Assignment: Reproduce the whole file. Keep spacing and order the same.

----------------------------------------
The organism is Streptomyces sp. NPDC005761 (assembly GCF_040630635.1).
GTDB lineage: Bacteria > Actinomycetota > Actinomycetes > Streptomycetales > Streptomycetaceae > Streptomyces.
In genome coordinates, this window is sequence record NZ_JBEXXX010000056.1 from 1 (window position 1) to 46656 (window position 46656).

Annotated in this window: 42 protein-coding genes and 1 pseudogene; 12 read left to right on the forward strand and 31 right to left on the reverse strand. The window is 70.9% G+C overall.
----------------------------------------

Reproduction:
The organism is Streptomyces sp. NPDC005761 (assembly GCF_040630635.1).
GTDB lineage: Bacteria > Actinomycetota > Actinomycetes > Streptomycetales > Streptomycetaceae > Streptomyces.
In genome coordinates, this window is sequence record NZ_JBEXXX010000056.1 from 1 (window position 1) to 46656 (window position 46656).

Annotated in this window: 42 protein-coding genes and 1 pseudogene; 12 read left to right on the forward strand and 31 right to left on the reverse strand. The window is 70.9% G+C overall.